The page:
Directed by: Jennifer Kent
Written by: Jennifer Kent
Starring: Essie Davis, Noah Wiseman, Hayley McElhinney, Daniel Henshall, Barbara West
Reality has a weird way of becoming one of the most frightening things to accept, so at times we do our very best to utilize our denial to fight it off. In the end, it will always find its way to reach acceptance. This idea follows and haunts the characters in a film that handles some great metaphorical storytelling
Years after her husband died driving her to the hospital to give birth, Amelia (Essie Davis) feels exhausted trying to navigate life and care for her troubled son, Samuel (Noah Wiseman). One day, Samuel brings a book to his mother and asks her to read it to him, which gets more disturbing with each page. It illustrates that the Babadook will haunt anyone that becomes aware of its existence.
The first 20 to 30 minutes of The Babadook serve as an excellent public service announcement for the use of birth control. It shows how Amelia looks and feels so exhausted with how life has operated so far as a mother. Samuel gets into trouble in school and even fights his cousin at a birthday party. All of it comes together in a car scene where Amelia’s driving Samuel and he starts screaming in a way that would test any parent’s resolve and love for their child. In all seriousness, it shows a child that has suffered trauma in their life and cannot adequately process their emotions and that’s where The Babadook displays its greatness.
The metaphor to grief could be described as thinly-veiled but it works so well that it just does not matter to me. Everything about it lines up very well and forces the character to interact with the real demon they’re fighting off, which comes from the pain of losing their husband/father. It’s something they have failed to actually confront and that’s where our good friend the Babadook comes in. The creature has this simple presentation that could easily fit into a storybook just like how it’s found in the film but also frightening enough when it comes to life to haunt its victims.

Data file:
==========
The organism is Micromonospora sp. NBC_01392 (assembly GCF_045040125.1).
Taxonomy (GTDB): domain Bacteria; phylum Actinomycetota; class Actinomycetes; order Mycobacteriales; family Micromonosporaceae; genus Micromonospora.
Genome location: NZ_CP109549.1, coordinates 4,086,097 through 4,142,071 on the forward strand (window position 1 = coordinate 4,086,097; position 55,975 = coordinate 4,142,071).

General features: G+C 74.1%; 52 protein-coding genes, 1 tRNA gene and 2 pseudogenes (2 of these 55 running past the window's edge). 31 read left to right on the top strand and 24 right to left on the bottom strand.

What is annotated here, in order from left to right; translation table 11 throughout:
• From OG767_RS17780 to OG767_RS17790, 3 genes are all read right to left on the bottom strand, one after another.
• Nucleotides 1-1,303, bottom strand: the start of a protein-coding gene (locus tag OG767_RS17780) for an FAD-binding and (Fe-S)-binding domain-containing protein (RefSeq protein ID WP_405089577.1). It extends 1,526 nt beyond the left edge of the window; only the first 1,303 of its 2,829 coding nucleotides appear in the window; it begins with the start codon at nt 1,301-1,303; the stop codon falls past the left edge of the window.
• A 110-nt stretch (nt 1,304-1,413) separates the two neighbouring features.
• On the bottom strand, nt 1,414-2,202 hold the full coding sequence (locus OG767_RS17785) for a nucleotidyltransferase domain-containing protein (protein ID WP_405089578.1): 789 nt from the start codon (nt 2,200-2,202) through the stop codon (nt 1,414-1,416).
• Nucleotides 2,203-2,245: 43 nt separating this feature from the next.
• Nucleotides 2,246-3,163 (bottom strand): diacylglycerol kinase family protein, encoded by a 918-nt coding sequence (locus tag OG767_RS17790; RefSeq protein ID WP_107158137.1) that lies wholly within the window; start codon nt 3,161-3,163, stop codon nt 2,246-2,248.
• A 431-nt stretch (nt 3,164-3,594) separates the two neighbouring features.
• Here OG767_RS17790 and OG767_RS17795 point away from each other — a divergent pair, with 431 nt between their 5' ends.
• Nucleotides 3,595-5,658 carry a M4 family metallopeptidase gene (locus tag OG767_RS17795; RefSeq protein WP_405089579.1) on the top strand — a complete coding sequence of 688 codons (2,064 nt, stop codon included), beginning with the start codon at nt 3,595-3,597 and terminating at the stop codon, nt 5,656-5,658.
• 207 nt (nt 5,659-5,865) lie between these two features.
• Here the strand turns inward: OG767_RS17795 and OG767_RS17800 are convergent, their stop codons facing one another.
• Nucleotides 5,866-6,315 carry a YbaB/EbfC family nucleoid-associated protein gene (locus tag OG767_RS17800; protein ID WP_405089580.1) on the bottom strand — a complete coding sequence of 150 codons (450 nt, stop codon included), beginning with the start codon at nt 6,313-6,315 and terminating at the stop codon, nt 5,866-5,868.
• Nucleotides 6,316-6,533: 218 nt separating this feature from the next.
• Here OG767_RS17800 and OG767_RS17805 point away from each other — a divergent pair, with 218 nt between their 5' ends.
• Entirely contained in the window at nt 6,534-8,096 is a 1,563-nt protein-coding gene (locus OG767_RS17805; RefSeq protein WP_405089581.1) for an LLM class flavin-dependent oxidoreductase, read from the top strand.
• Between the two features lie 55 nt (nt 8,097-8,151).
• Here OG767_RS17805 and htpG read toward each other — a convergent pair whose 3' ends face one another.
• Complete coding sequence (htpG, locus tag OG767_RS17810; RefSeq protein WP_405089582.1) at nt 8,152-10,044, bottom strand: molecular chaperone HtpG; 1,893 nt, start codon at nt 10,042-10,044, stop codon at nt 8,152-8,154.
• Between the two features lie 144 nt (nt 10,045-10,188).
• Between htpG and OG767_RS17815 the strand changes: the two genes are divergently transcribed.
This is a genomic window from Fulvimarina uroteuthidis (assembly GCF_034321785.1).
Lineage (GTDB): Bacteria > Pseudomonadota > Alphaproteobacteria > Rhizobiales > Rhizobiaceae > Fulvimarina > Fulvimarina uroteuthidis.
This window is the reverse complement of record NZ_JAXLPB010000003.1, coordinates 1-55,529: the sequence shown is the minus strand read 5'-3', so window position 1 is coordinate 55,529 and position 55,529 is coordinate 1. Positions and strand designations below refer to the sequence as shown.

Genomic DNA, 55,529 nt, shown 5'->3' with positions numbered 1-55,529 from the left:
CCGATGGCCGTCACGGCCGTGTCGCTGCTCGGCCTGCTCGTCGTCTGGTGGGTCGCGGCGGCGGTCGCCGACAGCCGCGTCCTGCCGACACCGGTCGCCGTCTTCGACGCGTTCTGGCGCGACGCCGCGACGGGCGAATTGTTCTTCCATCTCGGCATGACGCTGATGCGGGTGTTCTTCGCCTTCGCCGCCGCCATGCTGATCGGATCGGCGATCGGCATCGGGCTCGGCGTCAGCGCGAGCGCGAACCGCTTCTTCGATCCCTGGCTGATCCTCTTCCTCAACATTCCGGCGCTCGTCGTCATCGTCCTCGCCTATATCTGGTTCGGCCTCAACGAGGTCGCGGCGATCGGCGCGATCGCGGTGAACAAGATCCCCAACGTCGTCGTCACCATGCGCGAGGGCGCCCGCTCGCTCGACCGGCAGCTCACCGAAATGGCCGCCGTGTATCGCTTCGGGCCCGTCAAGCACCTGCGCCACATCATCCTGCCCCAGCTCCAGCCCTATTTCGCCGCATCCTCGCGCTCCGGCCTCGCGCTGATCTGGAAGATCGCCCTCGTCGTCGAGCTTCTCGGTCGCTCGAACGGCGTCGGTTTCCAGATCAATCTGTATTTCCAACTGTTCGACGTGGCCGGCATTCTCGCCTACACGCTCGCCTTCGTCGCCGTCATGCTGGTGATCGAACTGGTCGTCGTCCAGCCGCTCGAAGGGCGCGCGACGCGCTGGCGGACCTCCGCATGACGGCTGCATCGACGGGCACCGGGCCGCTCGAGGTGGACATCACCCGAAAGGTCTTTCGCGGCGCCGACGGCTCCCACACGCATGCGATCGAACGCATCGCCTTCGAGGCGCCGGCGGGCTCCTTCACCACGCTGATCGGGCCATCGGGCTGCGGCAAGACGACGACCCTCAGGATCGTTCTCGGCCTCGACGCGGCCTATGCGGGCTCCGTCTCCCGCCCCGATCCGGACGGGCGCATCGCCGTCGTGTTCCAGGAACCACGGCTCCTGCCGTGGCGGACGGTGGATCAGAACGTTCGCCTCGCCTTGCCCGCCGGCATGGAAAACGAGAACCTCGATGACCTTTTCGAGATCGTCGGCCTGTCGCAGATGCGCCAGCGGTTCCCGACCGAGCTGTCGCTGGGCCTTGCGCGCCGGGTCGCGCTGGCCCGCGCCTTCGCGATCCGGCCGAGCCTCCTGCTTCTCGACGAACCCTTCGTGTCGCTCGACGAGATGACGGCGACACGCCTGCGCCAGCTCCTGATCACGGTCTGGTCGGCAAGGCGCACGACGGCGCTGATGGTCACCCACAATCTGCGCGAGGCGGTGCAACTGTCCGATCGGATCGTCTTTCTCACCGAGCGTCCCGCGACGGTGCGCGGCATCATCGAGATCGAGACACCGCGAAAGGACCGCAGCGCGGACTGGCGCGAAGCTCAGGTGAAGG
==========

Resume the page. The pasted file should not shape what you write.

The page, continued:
This became quite the splashy feature film directorial debut for Jennifer Kent, as she wrote and directed the movie. She demonstrated a deft ability to make things feel as bleak as possible, but still showing that love lies beneath the surface no matter what. No matter how many times it looked like Amelia wanted to snap, the love for her son always shined, which gets challenged once our creature friend begins to get involved. Watching this film felt quite unique for a horror film, as it was made in Australia and did not follow the typical horror norms of the American style. Jump scares became a premium and overall moody storytelling rose to the top in telling a story that certainly falls into the genre of horror, but also within family drama. There are moments, in particular during a birthday party that contains so much tension because of the familial and relational implications. Even with the creature being the one doing the scaring, the human moments feel just as difficult to sit through.
The narrative has such a richness in the character of Amelia, portrayed very well by Essie Davis. She needed to channel that pain and exhaustive responsibility of being a parent to a child that might not be the easiest to care for. Davis provides a good scream like most horror heroes, but also a maternal fierceness that really shows itself in the final third of the feature. She exhibits some exquisite range with the large swath of emotions needed to convey all of the madness happening around her and Samuel.
The conclusion of The Babadook does not follow typical horror convention and shows how Jennifer Kent completely understands the subject matter she wanted to bring to this genre. Dealing with grief has its step-by-step process, which starts with denial and the rest of the film feels like it goes through each stage all the way to the conclusion. The film works so well because it works on that level but also as a straight horror movie that can provide some well-crafted scares. It feels comprehensive in its approach to storytelling and it served as a good debut for Jennifer Kent, who will continue to wow audiences with her filmmaking prowess.